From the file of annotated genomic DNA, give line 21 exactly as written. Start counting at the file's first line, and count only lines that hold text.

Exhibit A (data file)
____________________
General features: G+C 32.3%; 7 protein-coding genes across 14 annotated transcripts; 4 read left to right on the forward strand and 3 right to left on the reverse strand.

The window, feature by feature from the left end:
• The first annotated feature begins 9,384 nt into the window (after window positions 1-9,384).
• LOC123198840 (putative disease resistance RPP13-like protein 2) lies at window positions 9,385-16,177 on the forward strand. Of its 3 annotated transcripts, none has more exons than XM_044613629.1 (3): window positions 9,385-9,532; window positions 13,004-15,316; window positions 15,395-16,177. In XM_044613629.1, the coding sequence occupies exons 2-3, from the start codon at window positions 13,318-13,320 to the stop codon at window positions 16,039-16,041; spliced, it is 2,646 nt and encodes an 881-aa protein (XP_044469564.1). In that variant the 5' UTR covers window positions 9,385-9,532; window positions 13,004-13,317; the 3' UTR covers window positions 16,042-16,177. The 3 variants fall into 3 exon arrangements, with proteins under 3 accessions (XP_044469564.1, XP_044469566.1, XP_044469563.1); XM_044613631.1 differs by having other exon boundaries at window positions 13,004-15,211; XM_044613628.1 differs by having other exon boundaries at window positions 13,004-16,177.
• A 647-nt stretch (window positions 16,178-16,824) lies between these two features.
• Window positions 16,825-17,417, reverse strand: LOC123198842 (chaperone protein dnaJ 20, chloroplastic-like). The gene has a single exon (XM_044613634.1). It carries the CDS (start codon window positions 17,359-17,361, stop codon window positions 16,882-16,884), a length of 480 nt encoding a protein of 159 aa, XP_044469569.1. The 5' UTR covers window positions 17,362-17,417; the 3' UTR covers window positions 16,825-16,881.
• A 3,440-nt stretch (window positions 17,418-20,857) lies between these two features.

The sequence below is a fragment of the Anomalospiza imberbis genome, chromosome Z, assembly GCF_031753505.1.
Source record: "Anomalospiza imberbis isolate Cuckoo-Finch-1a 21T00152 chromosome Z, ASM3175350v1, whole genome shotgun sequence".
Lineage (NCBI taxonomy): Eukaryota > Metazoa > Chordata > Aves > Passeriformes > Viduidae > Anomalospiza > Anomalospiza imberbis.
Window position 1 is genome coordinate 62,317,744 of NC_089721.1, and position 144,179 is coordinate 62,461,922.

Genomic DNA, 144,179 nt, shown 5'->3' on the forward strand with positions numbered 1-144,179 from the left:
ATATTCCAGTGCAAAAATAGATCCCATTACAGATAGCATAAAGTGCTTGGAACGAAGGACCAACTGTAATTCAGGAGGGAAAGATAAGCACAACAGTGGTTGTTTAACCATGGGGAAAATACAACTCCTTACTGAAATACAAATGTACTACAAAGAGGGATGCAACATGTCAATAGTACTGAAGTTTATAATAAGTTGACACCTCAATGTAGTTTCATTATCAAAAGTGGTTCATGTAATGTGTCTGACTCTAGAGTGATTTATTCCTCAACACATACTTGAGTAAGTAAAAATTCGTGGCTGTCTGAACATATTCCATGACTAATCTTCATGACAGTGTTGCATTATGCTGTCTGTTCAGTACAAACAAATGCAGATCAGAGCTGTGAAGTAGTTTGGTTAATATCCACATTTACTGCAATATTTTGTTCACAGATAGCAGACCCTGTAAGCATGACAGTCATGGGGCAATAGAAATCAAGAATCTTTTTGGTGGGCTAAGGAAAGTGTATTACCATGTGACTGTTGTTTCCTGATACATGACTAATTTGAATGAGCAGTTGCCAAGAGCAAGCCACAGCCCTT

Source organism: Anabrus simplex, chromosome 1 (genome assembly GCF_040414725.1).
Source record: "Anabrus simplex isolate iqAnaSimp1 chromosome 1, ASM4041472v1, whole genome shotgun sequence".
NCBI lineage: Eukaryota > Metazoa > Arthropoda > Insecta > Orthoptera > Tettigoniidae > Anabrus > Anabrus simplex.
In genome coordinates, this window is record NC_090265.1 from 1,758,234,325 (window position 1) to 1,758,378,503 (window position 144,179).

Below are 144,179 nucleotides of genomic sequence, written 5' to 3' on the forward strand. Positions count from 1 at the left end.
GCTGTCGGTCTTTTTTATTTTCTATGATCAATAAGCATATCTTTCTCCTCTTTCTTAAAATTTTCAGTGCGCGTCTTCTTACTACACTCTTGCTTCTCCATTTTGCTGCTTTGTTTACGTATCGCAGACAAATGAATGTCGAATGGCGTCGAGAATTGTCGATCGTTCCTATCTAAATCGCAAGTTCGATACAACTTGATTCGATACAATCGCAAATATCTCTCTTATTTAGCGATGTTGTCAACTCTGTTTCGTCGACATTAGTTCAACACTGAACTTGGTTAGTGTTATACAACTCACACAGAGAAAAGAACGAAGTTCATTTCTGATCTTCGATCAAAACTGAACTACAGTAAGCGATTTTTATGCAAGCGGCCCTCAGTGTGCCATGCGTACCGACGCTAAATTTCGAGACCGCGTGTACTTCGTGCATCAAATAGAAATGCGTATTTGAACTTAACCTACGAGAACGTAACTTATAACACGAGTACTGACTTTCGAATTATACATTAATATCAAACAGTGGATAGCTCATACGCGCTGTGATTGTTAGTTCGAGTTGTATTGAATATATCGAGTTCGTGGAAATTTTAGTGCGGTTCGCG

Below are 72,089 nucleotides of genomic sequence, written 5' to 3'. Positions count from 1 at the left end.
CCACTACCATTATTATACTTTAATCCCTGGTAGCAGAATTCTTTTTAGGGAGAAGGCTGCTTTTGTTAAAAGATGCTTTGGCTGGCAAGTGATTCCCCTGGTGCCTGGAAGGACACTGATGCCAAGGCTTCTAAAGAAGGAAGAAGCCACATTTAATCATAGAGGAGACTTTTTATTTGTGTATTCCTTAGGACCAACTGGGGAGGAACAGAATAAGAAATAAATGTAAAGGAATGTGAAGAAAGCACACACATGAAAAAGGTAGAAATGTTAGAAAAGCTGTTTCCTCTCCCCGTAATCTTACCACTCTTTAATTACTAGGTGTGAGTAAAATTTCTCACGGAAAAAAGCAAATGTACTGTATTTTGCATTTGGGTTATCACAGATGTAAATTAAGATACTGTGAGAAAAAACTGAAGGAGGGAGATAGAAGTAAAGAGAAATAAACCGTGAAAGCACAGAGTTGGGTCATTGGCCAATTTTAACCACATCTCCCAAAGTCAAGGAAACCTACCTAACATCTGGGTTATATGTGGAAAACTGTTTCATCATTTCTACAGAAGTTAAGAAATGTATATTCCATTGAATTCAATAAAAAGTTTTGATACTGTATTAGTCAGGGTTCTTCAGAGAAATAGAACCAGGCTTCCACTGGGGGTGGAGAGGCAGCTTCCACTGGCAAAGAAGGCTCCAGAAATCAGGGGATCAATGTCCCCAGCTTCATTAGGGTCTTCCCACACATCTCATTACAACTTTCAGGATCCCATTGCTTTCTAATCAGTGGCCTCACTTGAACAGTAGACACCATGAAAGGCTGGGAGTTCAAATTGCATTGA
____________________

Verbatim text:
CCACTACCATTATTATACTTTAATCCCTGGTAGCAGAATTCTTTTTAGGGAGAAGGCTGCTTTTGTTAAAAGATGCTTTGGCTGGCAAGTGATTCCCCTGGTGCCTGGAAGGACACTGATGCCAAGGCTTCTAAAGAAGGAAGAAGCCACATTTAATCATAGAGGAGACTTTTTATTTGTGTATTCCTTAGGACCAACTGGGGAGGAACAGAATAAGAAATAAATGTAAAGGAATGTGAAGAAAGCACACACATGAAAAAGGTAGAAATGTTAGAAAAGCTGTTTCCTCTCCCCGTAATCTTACCACTCTTTAATTACTAGGTGTGAGTAAAATTTCTCACGGAAAAAAGCAAATGTACTGTATTTTGCATTTGGGTTATCACAGATGTAAATTAAGATACTGTGAGAAAAAACTGAAGGAGGGAGATAGAAGTAAAGAGAAATAAACCGTGAAAGCACAGAGTTGGGTCATTGGCCAATTTTAACCACATCTCCCAAAGTCAAGGAAACCTACCTAACATCTGGGTTATATGTGGAAAACTGTTTCATCATTTCTACAGAAGTTAAGAAATGTATATTCCATTGAATTCAATAAAAAGTTTTGATACTGTATTAGTCAGGGTTCTTCAGAGAAATAGAACCAGGCTTCCACTGGGGGTGGAGAGGCAGCTTCCACTGGCAAAGAAGGCTCCAGAAATCAGGGGATCAATGTCCCCAGCTTCATTAGGGTCTTCCCACACATCTCATTACAACTTTCAGGATCCCATTGCTTTCTAATCAGTGGCCTCACTTGAACAGTAGACACCATGAAAGGCTGGGAGTTCAAATTGCATTGA